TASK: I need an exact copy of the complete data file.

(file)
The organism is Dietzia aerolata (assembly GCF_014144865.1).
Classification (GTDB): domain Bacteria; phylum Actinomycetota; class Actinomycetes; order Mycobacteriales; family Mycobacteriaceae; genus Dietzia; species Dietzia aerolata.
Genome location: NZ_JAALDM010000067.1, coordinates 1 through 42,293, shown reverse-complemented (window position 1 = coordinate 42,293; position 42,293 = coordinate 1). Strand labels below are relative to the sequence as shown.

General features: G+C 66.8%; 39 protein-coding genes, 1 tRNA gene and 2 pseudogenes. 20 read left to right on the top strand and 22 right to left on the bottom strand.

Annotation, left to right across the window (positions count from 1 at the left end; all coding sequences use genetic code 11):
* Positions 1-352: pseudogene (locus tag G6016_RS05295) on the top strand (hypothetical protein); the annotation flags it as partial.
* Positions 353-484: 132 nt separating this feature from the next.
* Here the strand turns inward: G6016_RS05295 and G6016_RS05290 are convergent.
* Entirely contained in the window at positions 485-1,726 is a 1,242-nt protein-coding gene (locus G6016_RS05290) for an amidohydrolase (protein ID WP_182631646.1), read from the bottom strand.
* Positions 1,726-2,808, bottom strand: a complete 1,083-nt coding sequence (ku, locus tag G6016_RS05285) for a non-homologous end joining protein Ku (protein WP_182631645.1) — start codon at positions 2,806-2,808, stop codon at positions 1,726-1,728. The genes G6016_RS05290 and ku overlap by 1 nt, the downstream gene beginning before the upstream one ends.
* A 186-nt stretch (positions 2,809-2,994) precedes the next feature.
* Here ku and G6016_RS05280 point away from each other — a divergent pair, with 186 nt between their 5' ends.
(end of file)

The organism is Dietzia aerolata (assembly GCF_014144865.1).
Classification (GTDB): domain Bacteria; phylum Actinomycetota; class Actinomycetes; order Mycobacteriales; family Mycobacteriaceae; genus Dietzia; species Dietzia aerolata.
Genome location: NZ_JAALDM010000067.1, coordinates 1 through 42,293, shown reverse-complemented (window position 1 = coordinate 42,293; position 42,293 = coordinate 1). Strand labels below are relative to the sequence as shown.

General features: G+C 66.8%; 39 protein-coding genes, 1 tRNA gene and 2 pseudogenes. 20 read left to right on the top strand and 22 right to left on the bottom strand.

Annotation, left to right across the window (positions count from 1 at the left end; all coding sequences use genetic code 11):
* Positions 1-352: pseudogene (locus tag G6016_RS05295) on the top strand (hypothetical protein); the annotation flags it as partial.
* Positions 353-484: 132 nt separating this feature from the next.
* Here the strand turns inward: G6016_RS05295 and G6016_RS05290 are convergent.
* Entirely contained in the window at positions 485-1,726 is a 1,242-nt protein-coding gene (locus G6016_RS05290) for an amidohydrolase (protein ID WP_182631646.1), read from the bottom strand.
* Positions 1,726-2,808, bottom strand: a complete 1,083-nt coding sequence (ku, locus tag G6016_RS05285) for a non-homologous end joining protein Ku (protein WP_182631645.1) — start codon at positions 2,806-2,808, stop codon at positions 1,726-1,728. The genes G6016_RS05290 and ku overlap by 1 nt, the downstream gene beginning before the upstream one ends.
* A 186-nt stretch (positions 2,809-2,994) precedes the next feature.
* Here ku and G6016_RS05280 point away from each other — a divergent pair, with 186 nt between their 5' ends.